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Commitment to Anti-Racism

Head shot of Leona Tate against a brown background, leaning forward slightly with her hands folded beneath her chin and smiling warmly at the camera.

Commitment to Anti-Racism

I believe 2020 will be remembered as the year that, finally, anti-racist work became recognized as essential in the United States. Addressing the damaging institutional practice of omitting and erasing Black names, voices, and perspectives had created a culture in which killing us was commonplace and okay.


​Museums and historic sites’ roles in this omission is significant. Though some serve as vital community centers, many were founded and continue to be funded by the white and wealthy, with the wealth derived from a history of slavery, colonialism, exploitation, and violence.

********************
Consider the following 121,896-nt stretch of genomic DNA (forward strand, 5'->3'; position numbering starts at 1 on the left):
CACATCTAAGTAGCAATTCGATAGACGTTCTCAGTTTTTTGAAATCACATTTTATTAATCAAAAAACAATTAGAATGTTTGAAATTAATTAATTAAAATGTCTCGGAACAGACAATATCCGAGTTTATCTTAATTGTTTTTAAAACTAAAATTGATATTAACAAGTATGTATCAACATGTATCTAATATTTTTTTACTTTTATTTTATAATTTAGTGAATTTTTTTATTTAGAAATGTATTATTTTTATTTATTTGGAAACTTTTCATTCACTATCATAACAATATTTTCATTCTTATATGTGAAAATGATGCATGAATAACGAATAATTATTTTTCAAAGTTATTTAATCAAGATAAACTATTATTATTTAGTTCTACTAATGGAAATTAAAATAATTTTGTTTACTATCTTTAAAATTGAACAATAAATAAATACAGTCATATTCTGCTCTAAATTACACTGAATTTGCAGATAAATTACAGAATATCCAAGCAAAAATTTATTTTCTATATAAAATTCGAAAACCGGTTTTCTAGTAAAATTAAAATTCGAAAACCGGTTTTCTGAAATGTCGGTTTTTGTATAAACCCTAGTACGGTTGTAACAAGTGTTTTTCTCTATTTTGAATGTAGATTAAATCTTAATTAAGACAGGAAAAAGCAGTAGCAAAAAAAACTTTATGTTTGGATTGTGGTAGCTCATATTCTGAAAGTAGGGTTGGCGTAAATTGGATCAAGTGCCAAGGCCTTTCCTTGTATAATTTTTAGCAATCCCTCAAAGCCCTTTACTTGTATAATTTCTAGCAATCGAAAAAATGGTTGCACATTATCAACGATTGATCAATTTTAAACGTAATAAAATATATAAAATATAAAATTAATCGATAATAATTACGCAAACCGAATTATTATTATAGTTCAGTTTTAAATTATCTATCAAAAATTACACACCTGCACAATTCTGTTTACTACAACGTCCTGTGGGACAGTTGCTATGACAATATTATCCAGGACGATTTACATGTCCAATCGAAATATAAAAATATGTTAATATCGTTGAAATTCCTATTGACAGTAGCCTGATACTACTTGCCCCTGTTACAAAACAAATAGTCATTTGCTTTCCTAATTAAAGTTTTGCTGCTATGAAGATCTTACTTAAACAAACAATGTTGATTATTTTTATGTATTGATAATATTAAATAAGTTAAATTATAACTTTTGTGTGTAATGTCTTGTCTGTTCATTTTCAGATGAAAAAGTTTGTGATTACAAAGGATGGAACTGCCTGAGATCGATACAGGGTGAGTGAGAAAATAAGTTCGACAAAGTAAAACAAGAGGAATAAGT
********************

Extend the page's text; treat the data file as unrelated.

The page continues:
In the South, archives were established at the turn of the Nineteenth Century with the mission to preserve an incomplete documentation of the region in favor of white supremacy and the Confederacy.  The Tate, Etienne, and Prevost (TEP) Center counters these narratives in its very existence. Inside its walls, we engage the public in anti-racism programs, education, and exhibitions. 

As previously done at the Lower Ninth Ward Living Museum, we strive to be a resource location for the public to discuss and learn about our complex and changing culture.

Challenging and addressing systematic roadblocks is a long-term endeavor. But, I’ve been ready and remain committed to fighting racism since my first day at McDonogh 19, a building I now co-own. There is power in that.  The campus reopened in May 2022 with a mission to advocate for racial reconciliation and social change will continue in the Lower Ninth Ward.  A safe space for New Orleans and those who visit to engage in the critical anti-racism work that needs to be done for our survival.  

Signature of Leona Tate in her own handwriting.

Leona Tate

Founder/Executive Director

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